Advanced Navigation, an innovator in AI robotics, and navigation tech announced the acquisition of Vai Photonics, a spin-out from The Australian National University (ANU) developing patented photonic sensors for precision navigation. Vai Photonics share a similar vision to provide tech to drive the autonomy revolution and will join Advanced Navigation to profit their research into autonomous and robotic apps across land, air, sea and space.
What does the deal mean to Advanced Navigation?
“The tech Vai Photonics is developing will be of huge value to the emerging autonomy revolution. The synergies, shared vision and collaborative potential we see between Vai Photonics and Advanced Navigation will enable us to be at the forefront of robotic and autonomy driven technologies,” said Xavier Orr, CEO and co-founder of Advanced Navigation.
“Photonic technology will be essential to the overall success, safety and reliability of these new emerging systems. We look forward to sharing the next generation of autonomous navigation and robotic solutions with the global community,” Xavier further commented.
James Spollard, CTO and co-founder of Vai Photonics detailed the tech “Precision navigation when GPS is unavailable or unreliable is a major challenge in the development of autonomous systems. Our emerging photonic sensing tech will enable positioning and navigation that is orders of magnitude more stable and precise than existing solutions in these environments.”
“By combining laser interferometry and electro-optics with advanced signal processing algorithms and real-time software, we can measure how fast a vehicle is moving in three dimensions. As a result, we can accurately measure how the vehicle is moving through the environment, and from this infer where the vehicle is located with great precision.”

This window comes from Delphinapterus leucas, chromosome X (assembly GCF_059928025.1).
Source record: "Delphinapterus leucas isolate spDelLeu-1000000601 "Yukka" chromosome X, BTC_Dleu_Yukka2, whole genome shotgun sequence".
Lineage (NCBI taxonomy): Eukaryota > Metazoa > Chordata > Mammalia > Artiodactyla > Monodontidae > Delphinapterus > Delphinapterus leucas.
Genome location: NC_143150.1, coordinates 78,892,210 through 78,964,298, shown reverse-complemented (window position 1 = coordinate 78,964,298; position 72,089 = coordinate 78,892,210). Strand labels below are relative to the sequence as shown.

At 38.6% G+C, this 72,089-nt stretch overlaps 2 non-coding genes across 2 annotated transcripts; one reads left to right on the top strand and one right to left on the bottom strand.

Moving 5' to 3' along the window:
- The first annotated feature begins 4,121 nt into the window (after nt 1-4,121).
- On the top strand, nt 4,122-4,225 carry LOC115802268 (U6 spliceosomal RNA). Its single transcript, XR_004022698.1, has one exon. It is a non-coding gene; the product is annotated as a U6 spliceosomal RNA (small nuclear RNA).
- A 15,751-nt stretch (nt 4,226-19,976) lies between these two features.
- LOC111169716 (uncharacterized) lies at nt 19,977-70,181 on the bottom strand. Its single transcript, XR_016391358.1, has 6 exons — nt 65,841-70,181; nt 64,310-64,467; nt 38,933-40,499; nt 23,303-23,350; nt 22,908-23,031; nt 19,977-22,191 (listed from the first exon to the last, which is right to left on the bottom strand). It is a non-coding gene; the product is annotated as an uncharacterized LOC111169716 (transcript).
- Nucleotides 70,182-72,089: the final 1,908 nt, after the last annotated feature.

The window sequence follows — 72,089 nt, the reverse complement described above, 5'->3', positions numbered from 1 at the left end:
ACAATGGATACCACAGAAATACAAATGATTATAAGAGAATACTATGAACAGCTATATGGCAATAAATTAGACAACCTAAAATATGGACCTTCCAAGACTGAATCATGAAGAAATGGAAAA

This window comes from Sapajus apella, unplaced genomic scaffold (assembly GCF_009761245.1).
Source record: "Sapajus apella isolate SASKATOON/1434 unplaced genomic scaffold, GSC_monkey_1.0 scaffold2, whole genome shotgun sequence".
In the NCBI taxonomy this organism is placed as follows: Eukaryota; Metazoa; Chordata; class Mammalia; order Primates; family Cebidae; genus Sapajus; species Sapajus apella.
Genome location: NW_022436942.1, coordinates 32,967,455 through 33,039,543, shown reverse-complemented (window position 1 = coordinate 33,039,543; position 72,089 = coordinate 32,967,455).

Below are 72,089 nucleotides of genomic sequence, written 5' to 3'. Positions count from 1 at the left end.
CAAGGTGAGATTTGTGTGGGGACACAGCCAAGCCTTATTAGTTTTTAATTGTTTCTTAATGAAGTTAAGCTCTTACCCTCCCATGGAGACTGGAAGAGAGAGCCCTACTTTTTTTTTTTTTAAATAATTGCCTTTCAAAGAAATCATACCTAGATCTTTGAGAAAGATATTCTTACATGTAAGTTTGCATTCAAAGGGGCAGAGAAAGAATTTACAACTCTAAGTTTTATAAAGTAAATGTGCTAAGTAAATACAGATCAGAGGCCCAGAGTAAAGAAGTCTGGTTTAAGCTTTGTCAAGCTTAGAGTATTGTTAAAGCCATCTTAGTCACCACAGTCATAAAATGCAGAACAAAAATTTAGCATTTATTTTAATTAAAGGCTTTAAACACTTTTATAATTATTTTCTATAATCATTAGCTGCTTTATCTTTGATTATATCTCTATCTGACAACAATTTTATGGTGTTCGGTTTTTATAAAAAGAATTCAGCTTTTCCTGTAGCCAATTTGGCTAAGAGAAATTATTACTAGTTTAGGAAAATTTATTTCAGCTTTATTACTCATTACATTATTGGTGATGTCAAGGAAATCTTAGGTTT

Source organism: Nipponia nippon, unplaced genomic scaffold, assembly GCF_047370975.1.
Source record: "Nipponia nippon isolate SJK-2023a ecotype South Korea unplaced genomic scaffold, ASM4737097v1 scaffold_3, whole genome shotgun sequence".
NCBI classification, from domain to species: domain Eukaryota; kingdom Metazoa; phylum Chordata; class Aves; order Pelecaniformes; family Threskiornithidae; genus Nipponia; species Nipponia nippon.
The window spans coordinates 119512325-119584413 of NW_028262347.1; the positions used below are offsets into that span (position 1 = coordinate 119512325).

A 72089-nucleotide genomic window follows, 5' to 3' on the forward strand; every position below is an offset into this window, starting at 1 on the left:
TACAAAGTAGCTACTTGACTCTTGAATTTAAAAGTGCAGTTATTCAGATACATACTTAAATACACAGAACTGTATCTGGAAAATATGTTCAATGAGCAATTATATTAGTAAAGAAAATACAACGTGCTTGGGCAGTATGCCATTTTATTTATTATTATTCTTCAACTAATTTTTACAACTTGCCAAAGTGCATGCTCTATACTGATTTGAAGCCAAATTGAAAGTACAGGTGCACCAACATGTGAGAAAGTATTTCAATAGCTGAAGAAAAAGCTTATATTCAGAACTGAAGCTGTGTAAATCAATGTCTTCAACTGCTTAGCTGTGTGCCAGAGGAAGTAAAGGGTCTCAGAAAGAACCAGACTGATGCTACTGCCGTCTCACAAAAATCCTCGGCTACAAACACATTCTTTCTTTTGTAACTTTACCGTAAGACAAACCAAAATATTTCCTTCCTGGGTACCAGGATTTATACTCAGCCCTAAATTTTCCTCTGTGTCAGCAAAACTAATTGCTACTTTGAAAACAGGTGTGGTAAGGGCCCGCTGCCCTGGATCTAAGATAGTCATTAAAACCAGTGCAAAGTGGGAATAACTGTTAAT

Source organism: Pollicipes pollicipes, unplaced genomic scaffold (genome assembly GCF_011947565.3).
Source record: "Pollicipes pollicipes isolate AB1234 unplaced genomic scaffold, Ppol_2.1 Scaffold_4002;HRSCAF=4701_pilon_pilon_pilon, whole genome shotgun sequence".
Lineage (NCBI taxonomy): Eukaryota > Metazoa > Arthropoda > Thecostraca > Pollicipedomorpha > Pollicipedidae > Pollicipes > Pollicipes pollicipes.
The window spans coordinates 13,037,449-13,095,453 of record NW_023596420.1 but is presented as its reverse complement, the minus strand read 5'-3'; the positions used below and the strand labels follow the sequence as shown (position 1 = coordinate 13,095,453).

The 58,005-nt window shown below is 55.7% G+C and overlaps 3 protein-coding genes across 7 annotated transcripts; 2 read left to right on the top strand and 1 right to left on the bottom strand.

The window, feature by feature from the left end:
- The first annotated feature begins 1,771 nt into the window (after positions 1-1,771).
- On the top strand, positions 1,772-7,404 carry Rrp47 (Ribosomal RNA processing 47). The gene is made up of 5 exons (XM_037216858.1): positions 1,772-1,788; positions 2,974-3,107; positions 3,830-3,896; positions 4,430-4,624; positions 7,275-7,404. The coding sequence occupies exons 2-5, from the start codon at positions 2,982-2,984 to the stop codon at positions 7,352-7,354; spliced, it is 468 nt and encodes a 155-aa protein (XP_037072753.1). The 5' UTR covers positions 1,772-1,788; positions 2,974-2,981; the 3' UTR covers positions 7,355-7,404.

How can Vai Photonics’ tech be leveraged?
The tech, which has been in works for over 15 years at ANU, will solve complex autonomy challenges across aerospace, automotive, weather, space exploration, railways and logistics.
Aircraft with an electric vertical takeoff and landing system such as flying taxis will greatly benefit from this technology. Landing and takeoff are often considered the most dangerous and expensive part of a flight route. Vai Photonics sensors will provide safe and reliable autonomous takeoff and landings under all conditions adding a much needed layer of safety.
Space travel and exploration is fraught with risks, vast complexity and enormous cost. This technology will bring massive benefits to space missions, helping to cement Advanced Navigation as the gold-standard for space-qualified navigation systems for space exploration.
Prof. Brian Schmidt, Vice-Chancellor of the Australian National University said “Vai Photonics is another great ANU example of how you take fundamental research – the thinking that pushes the mental boundaries– and turn it into products and tech that power our lives.”
“Vai Photonics’ advanced autonomous navigation systems stems from the search for elusive gravitational waves – ripples in space and time caused by massive cosmic events like black holes colliding. The team have built on a decade of R&D across advanced measurements, digital signals and quantum optics to build their innovative navigation tech,” Prof Schmidt said.
“We are proud to have backed Vai Photonics through our Centre for Gravitational Astrophysics and business and commercialisation office. It’s really exciting to see the team take another major step in their incredible journey,” Prof Schmidt further commented.
What does the deal mean to Vai Photonics?
Dr Lyle Roberts, CEO and co-founder of Vai Photonics looks forward to an autonomous future “This is a huge win for the Vai Photonics team – together with Advanced Navigation we are able to bring our product to market much faster than originally planned.”
“We now have access to leading research and development facilities along with strong distribution channels. We couldn’t have asked for a better outcome and look forward to navigating the future with Advanced Navigation,” Dr Roberts further commented.
This deal fits into Advanced Navigation’s larger growth strategy to expand its product and solutions portfolio across deep tech fields that look to solve the world’s greatest challenges facing the autonomy revolution. The acquisition finalised in April 2022, subject to typical closing conditions. The Vai Photonics team has been integrated into Advanced Navigation’s research and development team, based out of the new Canberra research facility.
Spollard and Roberts received seed funding from OzGrav, the ARC Centre of Excellence for Gravitational Wave Discovery and EQUS, the ARC Centre of Excellence for Engineered Quantum Systems towards fundamental LiDAR research that came to be Vai Photonics.